Money, Credit and Price Stability
Beginning with the development of credit-money theory in the twentieth century, Paul Dalziel derives a model that explains how interest rates are used by authorities to maintain price stability. His conclusions suggest ways in which the current policy framework can be improved to promote growth, without sacrificing that stability.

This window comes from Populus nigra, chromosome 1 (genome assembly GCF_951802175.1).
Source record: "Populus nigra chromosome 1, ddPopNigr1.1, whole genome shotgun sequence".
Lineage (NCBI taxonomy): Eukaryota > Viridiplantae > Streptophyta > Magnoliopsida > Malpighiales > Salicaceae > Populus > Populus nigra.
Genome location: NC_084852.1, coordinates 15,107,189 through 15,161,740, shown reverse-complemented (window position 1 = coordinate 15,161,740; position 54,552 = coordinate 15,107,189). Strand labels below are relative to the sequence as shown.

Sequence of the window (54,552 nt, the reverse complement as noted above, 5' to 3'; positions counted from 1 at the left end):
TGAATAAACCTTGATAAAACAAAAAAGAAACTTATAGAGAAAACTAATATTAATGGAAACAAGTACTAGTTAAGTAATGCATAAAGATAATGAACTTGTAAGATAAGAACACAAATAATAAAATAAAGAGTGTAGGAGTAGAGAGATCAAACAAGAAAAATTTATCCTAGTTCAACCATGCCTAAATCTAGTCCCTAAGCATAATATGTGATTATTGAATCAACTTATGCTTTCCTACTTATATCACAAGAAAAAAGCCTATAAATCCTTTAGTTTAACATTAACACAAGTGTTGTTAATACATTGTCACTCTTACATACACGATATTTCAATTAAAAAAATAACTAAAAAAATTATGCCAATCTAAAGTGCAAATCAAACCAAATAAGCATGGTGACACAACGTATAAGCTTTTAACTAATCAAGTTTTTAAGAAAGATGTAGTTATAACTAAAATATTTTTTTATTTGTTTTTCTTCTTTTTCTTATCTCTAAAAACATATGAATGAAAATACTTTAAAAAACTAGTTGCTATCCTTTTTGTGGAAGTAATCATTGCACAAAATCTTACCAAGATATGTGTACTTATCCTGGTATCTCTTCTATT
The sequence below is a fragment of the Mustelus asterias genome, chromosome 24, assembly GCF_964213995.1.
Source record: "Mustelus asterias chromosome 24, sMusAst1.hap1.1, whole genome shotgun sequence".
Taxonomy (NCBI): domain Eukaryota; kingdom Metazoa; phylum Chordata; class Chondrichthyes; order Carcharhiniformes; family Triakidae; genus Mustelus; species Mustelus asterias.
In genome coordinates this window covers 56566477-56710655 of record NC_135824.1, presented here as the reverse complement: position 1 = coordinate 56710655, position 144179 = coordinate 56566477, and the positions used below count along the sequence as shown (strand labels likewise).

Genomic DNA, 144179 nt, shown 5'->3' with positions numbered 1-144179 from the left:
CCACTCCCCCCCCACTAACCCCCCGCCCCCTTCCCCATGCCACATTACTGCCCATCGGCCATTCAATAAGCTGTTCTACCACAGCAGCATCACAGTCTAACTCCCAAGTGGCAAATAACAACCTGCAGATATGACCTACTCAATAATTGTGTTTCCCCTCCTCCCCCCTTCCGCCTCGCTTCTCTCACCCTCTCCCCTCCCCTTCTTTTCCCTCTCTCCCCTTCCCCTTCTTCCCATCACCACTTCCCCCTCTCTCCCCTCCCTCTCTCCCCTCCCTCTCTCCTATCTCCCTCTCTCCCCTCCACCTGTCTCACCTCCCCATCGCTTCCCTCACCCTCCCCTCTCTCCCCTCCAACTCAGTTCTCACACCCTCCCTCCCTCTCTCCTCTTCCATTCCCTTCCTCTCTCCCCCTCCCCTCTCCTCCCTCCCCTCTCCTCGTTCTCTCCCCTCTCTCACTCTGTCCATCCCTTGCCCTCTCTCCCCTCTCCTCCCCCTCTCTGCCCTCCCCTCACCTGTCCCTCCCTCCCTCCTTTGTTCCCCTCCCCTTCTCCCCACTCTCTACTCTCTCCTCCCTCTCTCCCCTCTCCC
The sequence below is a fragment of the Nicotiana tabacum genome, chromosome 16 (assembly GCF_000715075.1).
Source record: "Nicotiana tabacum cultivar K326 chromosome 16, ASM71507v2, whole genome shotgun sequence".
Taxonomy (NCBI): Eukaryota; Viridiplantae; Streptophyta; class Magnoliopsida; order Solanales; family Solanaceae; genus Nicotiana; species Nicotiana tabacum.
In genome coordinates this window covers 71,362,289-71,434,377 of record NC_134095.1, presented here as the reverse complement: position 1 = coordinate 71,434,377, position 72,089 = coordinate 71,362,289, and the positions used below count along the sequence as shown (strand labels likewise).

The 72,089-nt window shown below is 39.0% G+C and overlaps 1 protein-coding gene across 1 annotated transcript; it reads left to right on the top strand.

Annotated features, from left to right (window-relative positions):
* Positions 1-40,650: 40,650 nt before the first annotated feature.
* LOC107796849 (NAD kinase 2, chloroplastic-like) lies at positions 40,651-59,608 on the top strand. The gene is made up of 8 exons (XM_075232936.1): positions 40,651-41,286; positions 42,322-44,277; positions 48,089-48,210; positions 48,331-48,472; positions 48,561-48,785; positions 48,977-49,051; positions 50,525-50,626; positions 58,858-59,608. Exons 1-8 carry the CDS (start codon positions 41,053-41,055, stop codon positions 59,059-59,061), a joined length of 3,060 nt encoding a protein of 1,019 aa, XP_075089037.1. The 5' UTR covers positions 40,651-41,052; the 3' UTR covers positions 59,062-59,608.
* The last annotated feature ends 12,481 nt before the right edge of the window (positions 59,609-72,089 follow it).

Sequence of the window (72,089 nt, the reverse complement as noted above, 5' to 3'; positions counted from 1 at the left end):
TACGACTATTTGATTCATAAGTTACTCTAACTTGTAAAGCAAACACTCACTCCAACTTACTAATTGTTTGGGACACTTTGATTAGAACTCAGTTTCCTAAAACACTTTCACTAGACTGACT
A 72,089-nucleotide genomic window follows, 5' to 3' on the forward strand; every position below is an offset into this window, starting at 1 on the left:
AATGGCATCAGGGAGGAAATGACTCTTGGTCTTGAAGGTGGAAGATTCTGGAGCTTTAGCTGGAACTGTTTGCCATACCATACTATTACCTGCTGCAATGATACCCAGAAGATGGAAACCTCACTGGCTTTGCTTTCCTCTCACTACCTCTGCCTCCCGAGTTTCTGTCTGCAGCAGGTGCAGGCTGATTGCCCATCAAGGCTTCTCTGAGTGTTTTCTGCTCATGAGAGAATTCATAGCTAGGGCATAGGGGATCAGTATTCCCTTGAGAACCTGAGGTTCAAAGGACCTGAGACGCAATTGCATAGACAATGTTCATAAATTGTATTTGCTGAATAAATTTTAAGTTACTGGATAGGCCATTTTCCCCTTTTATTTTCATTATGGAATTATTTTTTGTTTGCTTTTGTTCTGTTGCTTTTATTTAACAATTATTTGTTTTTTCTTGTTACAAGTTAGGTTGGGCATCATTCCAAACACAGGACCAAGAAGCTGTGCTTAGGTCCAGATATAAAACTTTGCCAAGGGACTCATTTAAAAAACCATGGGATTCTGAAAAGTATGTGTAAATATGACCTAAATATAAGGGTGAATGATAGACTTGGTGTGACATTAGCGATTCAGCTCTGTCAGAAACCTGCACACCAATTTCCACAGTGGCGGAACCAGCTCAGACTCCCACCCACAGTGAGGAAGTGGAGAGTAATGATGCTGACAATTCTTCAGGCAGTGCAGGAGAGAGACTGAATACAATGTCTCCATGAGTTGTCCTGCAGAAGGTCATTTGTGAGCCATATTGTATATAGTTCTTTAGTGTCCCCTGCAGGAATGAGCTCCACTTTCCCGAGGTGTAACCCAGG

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aggregate Arestis argued assumed assumption balance sheet bank advances bank deposits bank loans bank’s banking system base interest rate budget deficit capital stock central bank changes Chapter created credit-money Dalziel Davidson decisions of firms denoted economy’s efficiency of capital endogenous money equal Equation equity prices example excess supply fiat-money Figure financial assets framework fund of investment funding decisions government’s growth rate households impact income increase inflation rate inflation tax inflationary investment expenditure investment finance Keynes Keynesian liabilities liquidity preference marginal debt–capital ratio marginal efficiency mechanism medium of exchange monetary authorities monetary policy money balances money supply money–wealth ratio multiplier process nominal interest rate nominal money period Phillips curve policymakers price level price of capital private sector process analysis produces quantity rate of interest real interest rate Reserve Bank result revolving fund Richard Kahn rise shareholders theory of money Tobin’s transmission mechanism unemployment voluntary saving wage wealth Zealand